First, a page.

Davin over at the Literary Lab talks about the "I" infection we sometimes get in our writing. How flexible is our writing. Do we have a habit of getting into a pattern that makes our writing seem, well, boring. He proposed an interesting exercise - creating a story from A to Z
Here's an exercise that demonstrates how flexible sentence structure can be. Write a story using 26 sentences. Start each sentence with a different letter of the alphabet, using A for the first sentence, B for the second sentence, C for the third sentence, et cetera. Even though it might feel a little challenging at first, you'll realize that you can still create a logical sequence of events, even with this strict rule in place. The language and sentence patterns you'll end up using will have much more variety.
Hmm! A challenge that I can't resist despite the fact there are a million and one other things I should be doing.
Amber heard the car turning into the driveway and the headlights flashed through the front window as it turned. Batter flew all over the place when she lifted the beaters from the bowl, forgetting to turn it off first. "Crud" she said, grabbing a towel and wiping off her shirt as she ran to look out the window. David climbed out, slammed the car door shut and stood staring at the house. Easing back from the window before he could see her, she fled back into the kitchen. "find it, I have to find it" she thought, yanking out the drawer and rummaging through it. "God, what am I going to do, if it isn't here."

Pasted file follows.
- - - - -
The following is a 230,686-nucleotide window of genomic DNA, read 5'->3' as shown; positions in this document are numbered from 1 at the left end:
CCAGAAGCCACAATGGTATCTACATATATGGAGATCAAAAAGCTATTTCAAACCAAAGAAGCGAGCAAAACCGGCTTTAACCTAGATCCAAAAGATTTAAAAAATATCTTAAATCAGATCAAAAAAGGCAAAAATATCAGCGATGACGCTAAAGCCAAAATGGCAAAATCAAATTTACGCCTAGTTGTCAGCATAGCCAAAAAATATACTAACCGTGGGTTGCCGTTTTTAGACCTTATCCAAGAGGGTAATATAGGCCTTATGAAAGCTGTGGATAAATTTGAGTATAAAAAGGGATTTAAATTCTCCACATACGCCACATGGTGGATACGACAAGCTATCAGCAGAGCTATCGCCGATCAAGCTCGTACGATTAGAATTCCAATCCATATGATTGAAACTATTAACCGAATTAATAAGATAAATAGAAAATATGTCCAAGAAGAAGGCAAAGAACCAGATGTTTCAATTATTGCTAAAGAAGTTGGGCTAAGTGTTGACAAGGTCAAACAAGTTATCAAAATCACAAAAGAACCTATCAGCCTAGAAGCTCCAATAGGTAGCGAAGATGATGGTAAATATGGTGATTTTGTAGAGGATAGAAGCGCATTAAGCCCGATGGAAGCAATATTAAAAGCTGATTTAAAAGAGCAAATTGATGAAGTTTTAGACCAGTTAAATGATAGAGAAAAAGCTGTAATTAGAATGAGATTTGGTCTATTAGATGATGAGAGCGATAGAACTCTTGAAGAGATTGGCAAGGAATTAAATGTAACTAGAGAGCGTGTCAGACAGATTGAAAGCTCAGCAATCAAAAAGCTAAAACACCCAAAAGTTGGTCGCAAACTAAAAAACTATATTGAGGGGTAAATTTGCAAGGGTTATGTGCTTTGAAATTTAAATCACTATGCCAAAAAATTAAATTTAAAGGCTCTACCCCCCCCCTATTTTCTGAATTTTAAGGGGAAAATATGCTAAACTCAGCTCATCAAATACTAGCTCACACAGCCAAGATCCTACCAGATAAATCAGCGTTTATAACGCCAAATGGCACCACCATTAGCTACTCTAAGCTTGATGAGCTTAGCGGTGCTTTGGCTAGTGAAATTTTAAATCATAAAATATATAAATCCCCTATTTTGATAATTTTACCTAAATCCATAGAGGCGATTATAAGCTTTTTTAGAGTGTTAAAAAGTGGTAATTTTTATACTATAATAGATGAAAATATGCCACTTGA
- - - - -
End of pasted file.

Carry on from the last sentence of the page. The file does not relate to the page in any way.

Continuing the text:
"Hello" David called as he walked through the door. Inching away from the counter, she open the door to the basement and slipped inside, closing it with a quiet click. "Jess, Amber, where are you?" he yelled. Keeping a hand on the wall, Amber felt her way down the stairs. Lightning flashed and shadows danced in the dark room. Mumbling, she felt for the light switch and flipped it. "Naturally, he'd come home before I was ready." Overhead the 40 watt light flickered on, not bright enough to light up more than a few feet of the room.
Packages littered the floor where she had dropped them earlier. Quietly she crossed the room to the storage shelves, trying not trip on all the junk in the room. Reaching up to the very top top shelf, she felt around trying to find it. Sand and grit fell down on her face, getting in her eyes. "There" she said, her fingers finding the cool, metal surface of the container and pulled it down. Unlocking the box, she looked inside and took out a piece of paper and pen. Vacillating on whether to do it or not, she took the box and headed for the stairs. Wiping off her face and shirt, she walked up the stairs and peeked out the door. Xing out one of the words, she stepped through the doorway. "Yike's" he yelped, "what happened to you." Zipping over the counter, she set down the box and handed him the note.